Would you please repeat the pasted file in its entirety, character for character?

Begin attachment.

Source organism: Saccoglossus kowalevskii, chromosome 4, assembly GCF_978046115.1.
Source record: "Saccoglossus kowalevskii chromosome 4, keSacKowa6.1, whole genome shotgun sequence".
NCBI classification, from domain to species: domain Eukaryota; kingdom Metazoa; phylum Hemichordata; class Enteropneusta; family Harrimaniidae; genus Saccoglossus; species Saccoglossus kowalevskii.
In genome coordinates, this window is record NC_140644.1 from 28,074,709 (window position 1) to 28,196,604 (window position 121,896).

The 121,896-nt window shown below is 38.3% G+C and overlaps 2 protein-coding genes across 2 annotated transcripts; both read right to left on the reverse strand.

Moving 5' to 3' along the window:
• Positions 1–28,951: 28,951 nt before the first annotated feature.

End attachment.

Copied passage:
Source organism: Saccoglossus kowalevskii, chromosome 4, assembly GCF_978046115.1.
Source record: "Saccoglossus kowalevskii chromosome 4, keSacKowa6.1, whole genome shotgun sequence".
NCBI classification, from domain to species: domain Eukaryota; kingdom Metazoa; phylum Hemichordata; class Enteropneusta; family Harrimaniidae; genus Saccoglossus; species Saccoglossus kowalevskii.
In genome coordinates, this window is record NC_140644.1 from 28,074,709 (window position 1) to 28,196,604 (window position 121,896).

The 121,896-nt window shown below is 38.3% G+C and overlaps 2 protein-coding genes across 2 annotated transcripts; both read right to left on the reverse strand.

Moving 5' to 3' along the window:
• Positions 1–28,951: 28,951 nt before the first annotated feature.